The initial program consisted of command center staff training for members of the Georgian Ministry of Defense, as well as staff training for units of the Land Forces Command. Border Guards and other Georgian security agencies would be included to ensure interoperability among Georgia's security forces. The Program's goal was to build strong and effective staff organizations capable of creating and sustaining standardized operating procedures, training plans, operational plans, and a property accounting system. The curriculum would consist of performance-oriented training and practical exercises similar to those taught at the National Defense University, Joint Forces Command, and US Army War College. Staff training was designed to last approximately 70 days and would be conducted in a small group, classroom setting.

In addition to staff training, tactical training was provided sequentially and consisted of approximately 100 days per unit. The goal of the tactical program was to instruct Georgian battalions in light infantry tactics, to include platoon-level offensive and defensive operations and basic airmobile tactics. The curriculum for the tactics training included basic individual skills, such as combat lifesaver, radio operator procedures, land navigation, and human rights education. It also included individual combat skills, such as rifle marksmanship, individual movement techniques, and squad and platoon tactics. Also, during GTEP, military equipment was slated for transfer to Georgia. Equipment included uniform items, small arms and ammunition, communications gear, training gear, medical gear, fuel, and construction materiel.

This was followed by unit level tactical training for the Georgian commando battalion, which concluded with a graduation ceremony on 15 December. During these initial 9 months, SOCEUR had oversight of the arrival of individual soldier and unit-level equipment, established property accountability procedures, and upgraded selected Georgian facilities to include the renovation of 3 GTEP classrooms and 2 troop barracks.

After 9-months, on or about 15 December 2002, the Operation Enduring Freedom mission in the former-Soviet republic of Georgia transitioned from the responsibility of US Army Special Forces personnel and SOCEUR to the US Marine Corps. Although the leadership and trainers changed, the end result was that the GTEP mission remained the same: enhancing the capability of selected Georgian military units to provide stability and security to the citizens of Georgia and the Caucasus region.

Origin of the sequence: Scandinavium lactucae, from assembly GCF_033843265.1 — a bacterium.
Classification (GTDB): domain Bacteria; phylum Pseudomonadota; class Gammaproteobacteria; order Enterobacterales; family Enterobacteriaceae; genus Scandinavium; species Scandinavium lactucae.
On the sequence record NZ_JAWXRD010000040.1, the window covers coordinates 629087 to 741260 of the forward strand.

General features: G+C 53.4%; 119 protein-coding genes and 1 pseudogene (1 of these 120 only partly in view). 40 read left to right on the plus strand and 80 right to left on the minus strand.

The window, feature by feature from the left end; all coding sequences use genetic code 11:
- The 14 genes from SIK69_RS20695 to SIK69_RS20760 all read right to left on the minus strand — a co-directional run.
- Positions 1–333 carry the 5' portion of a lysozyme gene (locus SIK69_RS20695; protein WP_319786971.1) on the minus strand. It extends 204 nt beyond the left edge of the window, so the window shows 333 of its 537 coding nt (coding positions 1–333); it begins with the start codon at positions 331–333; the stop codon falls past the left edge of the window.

Marines, under the operational control of US Marine Forces Europe (MARFOREUR), provided training for selected units, to include, a light infantry battalion and a mechanized company team. They also had oversight for the remaining equipment and facilities upgrades. The first phase of GTEP conducted by marine elements began in early February 2003.

As a result of the GTEP, the Georgian military significantly increased its capability to execute combined operations in a multi-nation environment, enhanced their ability to protect their sovereignty, improved their ability to defeat transnational terrorists' cells, and stabilize the region from potential terrorist activities. A remarkable aspect to this program was the impact that could be achieved at the small unit level. During the course of the GTEP approximately 2,600 Georgian soldiers, including a headquarters staff element and 5 tactical units, received training.

GTEP came to an end in April 2004, formally closing out its operations in Georgia in May 2004. US European Command subsequently replaced GTEP with the Georgian Sustainment and Stability Operations Program (GSSOP), which sought to train and equip Georgian forces and command staff to prepare for peace support operations in Iraq as part of Operation Iraqi Freedom. This new mission built on GTEP training conducted by SOCEUR and MARFOREUR. One benefit of GTEP came on 1 March 2005, when Georgia deployed the first full infantry battalion in support of operations in Iraq. Georgian troops also supported operations in Afghanistan and Kosovo. EUCOM expected the rotation of Georgian forces in support of this critical mission to continue under the Sustainment and Stability Operations Program.